Although the older character of “Tintern Abbey” mildly regrets the loss of “pleasant noise” both his sister and the younger speaker still hear and gently laments the presence of inescapable solitude that the young man does not yet feel, he is still fortunate in that in lieu of the presence of his youth he experiences a mellowness and settling in his older age. The same cannot be said for the leech-gatherer whose solitude the young poet from “Resolution and Independence” so clearly draws attention to. The speaker from “Tintern Abbey” finds himself grateful for solitude in the midst of the grieving for his lost youth: “…for such loss, I would believe, / Abundant recompence…And I have felt / A presence that disturbs me with the joy of elevated thoughts” (Tintern Abbey, 87-95). Even though he has been forced into solitude by maturity, he is still able to find joy in experiencing a much quieter nature than the nature of his younger days.
The leech gatherer does not receive “abundant recompence” in his maturity. When the young wanderer inquires the reason for his loneliness, the leech gatherer replies “that to these waters he had come / To gather leeches, being old and poor: / Employment hazardous and wearisome!” (Resolution, 99-101). The response of the leech-gatherer expresses loneliness as a necessity, not inevitability. He is forced to choose the road of solitude, if he expects to continue living in the most basic sense. The speaker of “Tintern Abbey” does not have the same difficulty as the leech-gatherer. The loss of his youth is partly replaced by “The picture of the mind [reviving] again.2E.with the sense / Of present pleasure…with pleasing thoughts / That in this moment there is life and food / For future years” (Tintern Abbey, 61-65). Though the speaker has lost his youth, he has gained security. The leech gatherer has lost both: “Such seemed this Man, not all alive nor dead, / Nor all asleep — in his extreme old age: / His body was bent double, feet and hand / Coming together in life’s pilgrimage” (Resolution, 64-67). Two entrapping adversities face the leech-gatherer: the loss of his youth and the decline of his occupation. The elderly figure does not get an abundant recompense for the loss of his former youth since he continually finds himself having to face difficult labor in a dwindling occupation only to stay alive.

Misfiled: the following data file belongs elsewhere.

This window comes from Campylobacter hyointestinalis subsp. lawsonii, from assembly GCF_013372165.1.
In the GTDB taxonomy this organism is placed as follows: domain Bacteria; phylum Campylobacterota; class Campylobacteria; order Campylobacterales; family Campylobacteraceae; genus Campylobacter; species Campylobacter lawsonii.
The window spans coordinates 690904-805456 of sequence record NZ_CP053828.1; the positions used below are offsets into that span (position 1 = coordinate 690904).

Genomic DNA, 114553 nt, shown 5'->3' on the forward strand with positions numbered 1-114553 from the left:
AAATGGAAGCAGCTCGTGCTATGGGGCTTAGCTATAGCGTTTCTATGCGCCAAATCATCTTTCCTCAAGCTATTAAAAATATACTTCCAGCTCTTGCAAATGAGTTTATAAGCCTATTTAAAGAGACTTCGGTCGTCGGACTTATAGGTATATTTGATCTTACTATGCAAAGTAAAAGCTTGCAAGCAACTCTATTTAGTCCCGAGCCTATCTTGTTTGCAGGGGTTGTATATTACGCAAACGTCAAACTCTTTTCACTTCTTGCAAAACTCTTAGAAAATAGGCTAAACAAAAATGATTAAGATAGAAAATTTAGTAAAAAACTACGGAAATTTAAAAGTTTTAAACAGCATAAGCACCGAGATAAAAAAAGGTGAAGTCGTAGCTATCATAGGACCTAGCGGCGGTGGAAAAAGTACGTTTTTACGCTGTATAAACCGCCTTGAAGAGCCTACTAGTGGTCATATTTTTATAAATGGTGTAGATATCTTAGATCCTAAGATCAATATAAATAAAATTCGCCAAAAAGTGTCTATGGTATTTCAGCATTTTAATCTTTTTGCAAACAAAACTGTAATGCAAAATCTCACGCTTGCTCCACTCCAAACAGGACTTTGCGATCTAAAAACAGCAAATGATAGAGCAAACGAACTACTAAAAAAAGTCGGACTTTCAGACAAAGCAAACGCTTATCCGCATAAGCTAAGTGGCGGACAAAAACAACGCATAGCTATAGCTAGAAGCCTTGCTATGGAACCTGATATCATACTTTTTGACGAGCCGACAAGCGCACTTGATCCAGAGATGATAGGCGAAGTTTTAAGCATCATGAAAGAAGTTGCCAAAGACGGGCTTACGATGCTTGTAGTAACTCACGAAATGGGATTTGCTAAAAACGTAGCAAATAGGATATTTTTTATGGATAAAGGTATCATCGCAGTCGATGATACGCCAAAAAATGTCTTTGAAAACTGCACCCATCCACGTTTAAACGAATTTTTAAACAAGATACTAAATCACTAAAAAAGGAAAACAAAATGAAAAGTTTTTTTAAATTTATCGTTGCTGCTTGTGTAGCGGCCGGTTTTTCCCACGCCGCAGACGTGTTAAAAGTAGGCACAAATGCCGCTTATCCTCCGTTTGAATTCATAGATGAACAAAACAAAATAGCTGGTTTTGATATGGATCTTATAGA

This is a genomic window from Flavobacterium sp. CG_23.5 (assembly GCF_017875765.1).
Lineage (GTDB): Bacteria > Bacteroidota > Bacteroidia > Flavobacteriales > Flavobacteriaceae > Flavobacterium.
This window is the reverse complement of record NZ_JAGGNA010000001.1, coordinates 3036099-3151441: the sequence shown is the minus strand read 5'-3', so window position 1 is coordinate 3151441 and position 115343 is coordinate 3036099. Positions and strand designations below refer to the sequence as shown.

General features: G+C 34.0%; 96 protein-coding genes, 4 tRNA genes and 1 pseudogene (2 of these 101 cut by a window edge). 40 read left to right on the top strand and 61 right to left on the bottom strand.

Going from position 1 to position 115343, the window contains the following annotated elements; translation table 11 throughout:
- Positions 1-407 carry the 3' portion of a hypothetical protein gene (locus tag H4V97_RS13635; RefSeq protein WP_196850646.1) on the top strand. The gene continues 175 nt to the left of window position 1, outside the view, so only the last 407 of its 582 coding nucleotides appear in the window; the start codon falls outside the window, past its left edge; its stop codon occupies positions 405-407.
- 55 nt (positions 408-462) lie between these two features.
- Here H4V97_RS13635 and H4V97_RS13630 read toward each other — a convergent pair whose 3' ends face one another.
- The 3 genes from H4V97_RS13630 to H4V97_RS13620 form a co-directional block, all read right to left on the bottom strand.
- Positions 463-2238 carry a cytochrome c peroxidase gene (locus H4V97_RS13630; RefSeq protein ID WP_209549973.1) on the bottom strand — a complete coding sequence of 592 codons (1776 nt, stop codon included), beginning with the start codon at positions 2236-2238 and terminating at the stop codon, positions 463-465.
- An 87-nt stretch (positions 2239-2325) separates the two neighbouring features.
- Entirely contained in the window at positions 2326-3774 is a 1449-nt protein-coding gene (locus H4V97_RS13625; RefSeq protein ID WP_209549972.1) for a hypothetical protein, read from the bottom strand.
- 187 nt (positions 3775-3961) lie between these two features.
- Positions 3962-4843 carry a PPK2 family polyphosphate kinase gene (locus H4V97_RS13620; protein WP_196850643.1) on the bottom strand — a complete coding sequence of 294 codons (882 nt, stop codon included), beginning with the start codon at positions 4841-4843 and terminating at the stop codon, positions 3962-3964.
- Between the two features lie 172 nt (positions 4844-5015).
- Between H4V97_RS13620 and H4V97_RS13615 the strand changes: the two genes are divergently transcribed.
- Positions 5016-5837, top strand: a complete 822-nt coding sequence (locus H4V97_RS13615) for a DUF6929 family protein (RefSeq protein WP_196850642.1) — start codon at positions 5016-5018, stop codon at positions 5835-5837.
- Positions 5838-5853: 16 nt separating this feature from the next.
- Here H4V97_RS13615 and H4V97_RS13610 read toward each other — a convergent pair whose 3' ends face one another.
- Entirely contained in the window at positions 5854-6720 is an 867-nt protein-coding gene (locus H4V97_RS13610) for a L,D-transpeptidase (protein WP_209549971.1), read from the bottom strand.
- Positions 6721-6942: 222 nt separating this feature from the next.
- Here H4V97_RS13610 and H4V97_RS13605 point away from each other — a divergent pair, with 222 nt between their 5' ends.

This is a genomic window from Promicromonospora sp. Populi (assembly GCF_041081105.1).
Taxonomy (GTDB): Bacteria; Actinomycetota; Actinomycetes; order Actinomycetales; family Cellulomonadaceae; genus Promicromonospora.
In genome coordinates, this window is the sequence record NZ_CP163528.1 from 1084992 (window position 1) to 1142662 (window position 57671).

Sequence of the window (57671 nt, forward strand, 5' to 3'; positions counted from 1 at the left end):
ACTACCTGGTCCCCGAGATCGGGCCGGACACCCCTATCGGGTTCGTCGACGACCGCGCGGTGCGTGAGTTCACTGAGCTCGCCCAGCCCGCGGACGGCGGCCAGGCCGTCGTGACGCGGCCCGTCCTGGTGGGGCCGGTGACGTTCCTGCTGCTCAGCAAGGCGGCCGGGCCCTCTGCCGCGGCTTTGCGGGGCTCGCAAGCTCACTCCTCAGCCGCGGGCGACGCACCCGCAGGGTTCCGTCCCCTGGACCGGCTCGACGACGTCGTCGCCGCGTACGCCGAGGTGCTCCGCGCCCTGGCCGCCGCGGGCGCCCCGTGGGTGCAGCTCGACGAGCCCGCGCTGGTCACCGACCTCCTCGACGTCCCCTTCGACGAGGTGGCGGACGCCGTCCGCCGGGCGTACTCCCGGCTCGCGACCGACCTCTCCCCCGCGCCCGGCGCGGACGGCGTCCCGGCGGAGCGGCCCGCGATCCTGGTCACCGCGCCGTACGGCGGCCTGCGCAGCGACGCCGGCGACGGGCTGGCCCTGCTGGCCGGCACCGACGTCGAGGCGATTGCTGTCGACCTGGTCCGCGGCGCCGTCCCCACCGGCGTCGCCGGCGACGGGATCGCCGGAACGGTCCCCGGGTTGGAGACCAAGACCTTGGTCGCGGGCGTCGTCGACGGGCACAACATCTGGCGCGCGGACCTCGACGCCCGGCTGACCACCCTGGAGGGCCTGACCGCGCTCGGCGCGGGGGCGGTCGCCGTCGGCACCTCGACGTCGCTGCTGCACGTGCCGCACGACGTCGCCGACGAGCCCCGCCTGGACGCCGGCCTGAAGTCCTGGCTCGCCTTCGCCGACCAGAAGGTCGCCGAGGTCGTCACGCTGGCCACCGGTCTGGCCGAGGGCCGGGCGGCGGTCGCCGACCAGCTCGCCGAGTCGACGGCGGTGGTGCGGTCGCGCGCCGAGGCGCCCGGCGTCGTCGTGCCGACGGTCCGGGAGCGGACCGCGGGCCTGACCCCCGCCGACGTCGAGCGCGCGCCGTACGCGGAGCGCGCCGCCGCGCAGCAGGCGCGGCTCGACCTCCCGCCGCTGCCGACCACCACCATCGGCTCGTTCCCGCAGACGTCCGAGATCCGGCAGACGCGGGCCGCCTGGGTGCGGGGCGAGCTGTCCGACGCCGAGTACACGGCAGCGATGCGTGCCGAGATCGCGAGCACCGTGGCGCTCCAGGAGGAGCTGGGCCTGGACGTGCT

In both “Resolution and Independence” and “Lines Written Above Tintern Abbey,” there exists two central dispositions: joy for the young and melancholy for the old. Unfortunately, the mood of joy for the young becomes an immediate cause for grief due to the lucid foreshadowing of the inevitable solitude age will eventually bring. The atmosphere of melancholy for the elder characters is split into categories: a melancholy with compensation and one without. Both poems revolve around characters that have, or will ultimately have, reasons for lamentations. Though the reasons are present, however, none of the characters in either poems actually do lament their situations: the speaker of “Tintern Abbey” is appreciative of his abundant recompense, the young poet of “Resolution and Independence” comes to see the leech-gatherer not as a ruined figure but as a source of strength and inspiration for when he himself will become solitary, and the obscure leech-gatherer, in the face of misfortune, finds the power within his decrepit self to hold on to a firm mind and the sustains a strong constitution to live.
Wordsworth, William. “Lines Written Above Tintern Abbey” and “Resolution and Independence.”